How well do you know your neighbors, children’s teachers or soccer coaches. Maybe we should spend a little more time making sure our schools and little leagues have strict rules for job and volunteer applicants and less time worrying about our children playing in the backyard (because yes- the broken arm will heal, believe me, much easier than I imagine the molested child will recover). Maybe a better approach is to work on a sense of community. MEET your neighbors, volunteer at the school and get to KNOW their teachers. Build a community so that your village really can help raise your child. Then you will know Sally’s parents.
We’ve spent so much time keeping them safe that sometimes we fail to see what they are capable of, which leaves us with children who lack self confidence. A trait that CAN keep them safe. Our children CAN be responsible for getting their homework done, they CAN work a toaster/microwave/vacuum cleaner, the CAN make their own lunches and they CAN scramble eggs. We’ve (and I include myself here) been so afraid of our children getting hurt or kidnapped that we have failed to let them know of all the amazing things they are capable of. When your child was born, did you think of all the things that they could contribute to your family/society or did you think of all the things you could provide for them?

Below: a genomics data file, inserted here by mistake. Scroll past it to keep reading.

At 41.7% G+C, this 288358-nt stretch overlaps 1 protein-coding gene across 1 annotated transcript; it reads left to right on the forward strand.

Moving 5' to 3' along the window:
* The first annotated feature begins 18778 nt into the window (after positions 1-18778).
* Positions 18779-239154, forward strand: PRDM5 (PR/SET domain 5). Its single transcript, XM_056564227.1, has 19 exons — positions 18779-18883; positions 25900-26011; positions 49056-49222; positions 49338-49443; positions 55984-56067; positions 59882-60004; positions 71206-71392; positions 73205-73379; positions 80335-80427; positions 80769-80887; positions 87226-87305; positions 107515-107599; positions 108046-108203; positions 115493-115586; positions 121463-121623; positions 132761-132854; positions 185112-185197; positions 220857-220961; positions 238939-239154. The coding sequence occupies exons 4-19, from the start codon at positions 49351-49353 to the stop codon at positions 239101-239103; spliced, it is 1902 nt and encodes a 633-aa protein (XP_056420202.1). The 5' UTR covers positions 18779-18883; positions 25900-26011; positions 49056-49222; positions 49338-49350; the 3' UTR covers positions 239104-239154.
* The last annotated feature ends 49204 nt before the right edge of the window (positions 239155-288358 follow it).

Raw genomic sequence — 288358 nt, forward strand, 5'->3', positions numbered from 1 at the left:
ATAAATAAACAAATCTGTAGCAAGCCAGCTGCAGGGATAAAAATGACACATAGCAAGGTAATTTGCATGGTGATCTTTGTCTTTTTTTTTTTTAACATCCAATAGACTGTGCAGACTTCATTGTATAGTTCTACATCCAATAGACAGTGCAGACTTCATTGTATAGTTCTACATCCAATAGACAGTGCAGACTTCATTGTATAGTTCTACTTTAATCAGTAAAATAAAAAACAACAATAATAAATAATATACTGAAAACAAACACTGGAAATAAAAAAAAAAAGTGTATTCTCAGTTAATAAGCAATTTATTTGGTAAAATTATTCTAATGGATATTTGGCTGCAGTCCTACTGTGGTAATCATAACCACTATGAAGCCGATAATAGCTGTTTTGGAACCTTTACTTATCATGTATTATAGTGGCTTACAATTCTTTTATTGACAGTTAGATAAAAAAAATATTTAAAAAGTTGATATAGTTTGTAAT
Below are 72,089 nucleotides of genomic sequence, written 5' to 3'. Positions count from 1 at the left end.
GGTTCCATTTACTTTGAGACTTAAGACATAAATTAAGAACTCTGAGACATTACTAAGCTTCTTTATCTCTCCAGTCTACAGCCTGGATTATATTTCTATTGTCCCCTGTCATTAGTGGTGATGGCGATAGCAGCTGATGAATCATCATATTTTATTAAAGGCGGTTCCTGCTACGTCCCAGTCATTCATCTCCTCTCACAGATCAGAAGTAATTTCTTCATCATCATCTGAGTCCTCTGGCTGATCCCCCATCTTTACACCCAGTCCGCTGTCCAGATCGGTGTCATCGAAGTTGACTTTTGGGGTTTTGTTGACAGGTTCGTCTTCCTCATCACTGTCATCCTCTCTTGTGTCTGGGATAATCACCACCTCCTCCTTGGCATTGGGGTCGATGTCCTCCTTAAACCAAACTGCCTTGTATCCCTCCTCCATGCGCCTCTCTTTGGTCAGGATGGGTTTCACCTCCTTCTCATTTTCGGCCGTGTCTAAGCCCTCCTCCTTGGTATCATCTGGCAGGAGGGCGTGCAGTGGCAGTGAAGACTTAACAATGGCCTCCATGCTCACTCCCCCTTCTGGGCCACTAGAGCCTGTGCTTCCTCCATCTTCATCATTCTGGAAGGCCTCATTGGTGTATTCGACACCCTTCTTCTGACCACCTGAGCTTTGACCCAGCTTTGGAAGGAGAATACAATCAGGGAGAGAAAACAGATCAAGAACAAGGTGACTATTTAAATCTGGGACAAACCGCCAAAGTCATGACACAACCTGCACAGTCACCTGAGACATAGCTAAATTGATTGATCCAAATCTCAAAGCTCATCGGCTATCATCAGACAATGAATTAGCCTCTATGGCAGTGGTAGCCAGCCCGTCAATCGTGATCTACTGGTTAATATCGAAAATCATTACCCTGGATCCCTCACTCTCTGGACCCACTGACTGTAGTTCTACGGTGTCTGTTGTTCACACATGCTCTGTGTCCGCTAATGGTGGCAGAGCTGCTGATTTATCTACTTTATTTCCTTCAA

I hope this article doesn’t jinx me (thanks a lot Mr. Whaddya Shay- he said it might) and please don’t start doing stupid things, but maybe it’s time to re-evaluate what is really a danger in our kids lives and protect them against that. But, most of all, maybe we should just chill a little.

Whaddya think?

6/14 update:
I rarely have time to watch the Oprah show. I like her, but I usually have too many things to do. But, today, I turned it on as I paid the bills. In her show, Oprah interviewed four child molesters and talked to them about why they chose the kids they did and how they got away with it. I knew that 90% of kids who are molested are done so by someone they trust, but one thing I learned today, is that those kids don't tell because it feels good to them. That confuses them and makes them feel like they are to blame. The kids want it to stop, but then again, they don't. The child molesters know this and they use this in their devious tactics. So, don't freak out, but protect your kids. Be open about the subject. Teach them to not be a victim. Watch Oprah. See what you can learn.